On top of that we were trying to reduce our carbon footprint, drive less, eat less meat and dairy, get enough exercise and look after our mental health as well as raise happy, confident and adaptable children, all while working at the same time, don’t forget!

Was it too much? I think maybe it was. And now? We are being asked to stay at home and stay safe, yet there on the internet gleams the ever present expectation that we should also be winning at this. Learning new skills, new languages, reading the classics, doing yoga, keeping fit, entertaining and educating the children, making meals from scratch on a reduced budget, training the dog, planting a garden AND getting our business online so we can keep earning!

Just today I scrolled my Facebook feed and felt a wave of guilt at the sight of so many motivational videos and tutorials urging people like me to create online content and sell it. I have read some of these. I have watched some of these videos. And then I have turned it off and gone to find out why my 5 year old is peeing off the side of the trampoline.

I just can’t do it. At least, not yet.

I don’t want to win at this. I just want to survive. Maybe I’m just not that driven by money, maybe I’m just not that ambitious. Maybe I am just really tired.

I want my kids to survive and I want their mental health to survive. I want my garden to survive and my sanity. However clumsy it may be, survival is fine. Winning is not required here.

Maybe you are feeling the pressure in other areas. Home schooling is another can of worms if you let it be. There is so much advice. So many posts and links and articles. So many well-meaning people suggesting this and that. If it stresses you out or makes you feel like a failure, ignore it. You are doing fine. Again, you don’t have to win at this. You won’t get a certificate. You just need to get through this and come out alive. It’s not a competition. Some of us are barely holding it together but we will come out smiling, I swear.

So if you would rather dig your garden than watch a tutorial or webinar on how to build your online business I salute you.

If you would rather lie in the bath and drink wine than join a Zoom coversation, just go right ahead. Guilt free.

If you would rather do Just Dance with a 5 year old than PE Joe, don’t you worry about it. If you want to let your small child play with the hose by themselves until the garden is mud, I’m not going to judge you. And if that same child is offered the x-box as a bribe so that you can sit on the doorstep and enjoy a cup of tea in peace, you’re just human and surviving the best you can.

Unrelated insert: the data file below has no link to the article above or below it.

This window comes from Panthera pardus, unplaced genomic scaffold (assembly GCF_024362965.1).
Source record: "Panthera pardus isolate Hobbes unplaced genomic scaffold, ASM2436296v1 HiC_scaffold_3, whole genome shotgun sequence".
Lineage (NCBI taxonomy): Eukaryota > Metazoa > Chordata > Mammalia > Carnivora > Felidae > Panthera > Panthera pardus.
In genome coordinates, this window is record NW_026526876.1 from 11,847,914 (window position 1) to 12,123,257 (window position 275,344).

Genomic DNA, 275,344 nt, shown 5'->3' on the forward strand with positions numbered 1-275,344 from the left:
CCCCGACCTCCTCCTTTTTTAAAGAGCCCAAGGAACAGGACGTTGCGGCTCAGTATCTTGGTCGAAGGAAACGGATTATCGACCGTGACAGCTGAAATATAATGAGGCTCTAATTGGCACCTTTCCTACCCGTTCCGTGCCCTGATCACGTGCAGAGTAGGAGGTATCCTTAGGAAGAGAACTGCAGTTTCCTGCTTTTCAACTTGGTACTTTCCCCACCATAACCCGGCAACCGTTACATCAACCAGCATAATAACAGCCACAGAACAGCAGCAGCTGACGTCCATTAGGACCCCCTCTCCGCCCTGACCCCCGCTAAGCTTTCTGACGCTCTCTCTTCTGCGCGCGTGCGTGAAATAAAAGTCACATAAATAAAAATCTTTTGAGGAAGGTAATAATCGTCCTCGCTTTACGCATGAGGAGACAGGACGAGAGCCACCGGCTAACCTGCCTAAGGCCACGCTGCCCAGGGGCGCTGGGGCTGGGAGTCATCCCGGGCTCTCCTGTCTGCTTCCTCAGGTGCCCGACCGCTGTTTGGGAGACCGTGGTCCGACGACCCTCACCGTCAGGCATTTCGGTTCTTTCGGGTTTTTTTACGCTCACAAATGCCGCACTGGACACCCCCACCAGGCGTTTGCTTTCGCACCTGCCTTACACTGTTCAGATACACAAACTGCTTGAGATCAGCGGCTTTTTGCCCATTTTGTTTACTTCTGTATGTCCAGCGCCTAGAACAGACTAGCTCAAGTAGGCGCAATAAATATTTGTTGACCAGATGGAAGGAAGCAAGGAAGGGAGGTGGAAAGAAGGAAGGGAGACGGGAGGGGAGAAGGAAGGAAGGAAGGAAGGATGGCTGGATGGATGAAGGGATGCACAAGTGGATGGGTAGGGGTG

We won’t all come out of this as winners, and we shouldn’t aim to if that stresses us out in an already stressful situation. Survival is all that is required.

Weird Is The New Normal and It’s Okay To Be Constantly Confused

Yesterday in the UK we heard the news that lockdown will continue for at least another three weeks. It’s probably what most of us were expecting. It also seems the most sensible and the safest course of action in light of the fact deaths are still rising.

The last few days I’ve been struggling with a constant mix of emotions and from what I hear on social media, this is a very common way to feel. In a weird way, we have all adjusted to lockdown and for the most part, we seem to be making light of it and digging up our sense of humour to survive. I think most people would rather stay at home while the virus is still rife, if only to protect their loved ones.

I was thinking the other day how quickly we have got used to things that would have been very weird to us a few months ago. On our daily walk or cycle ride, we’ve got into the habit of looking out for other people. It’s only so that we can change direction if we need to, or move to make room and allow everyone enough space to pass. Ideally, we don’t really want to see other people when we are out because it has become very awkward and strange. No one really knows what to say. Everyone starts moving out of the way and it feels weird, like we are all diseased or dangerous or something. I start feeling like I’m living in a film, a post-apocalyptic one, where strangers usually mean danger.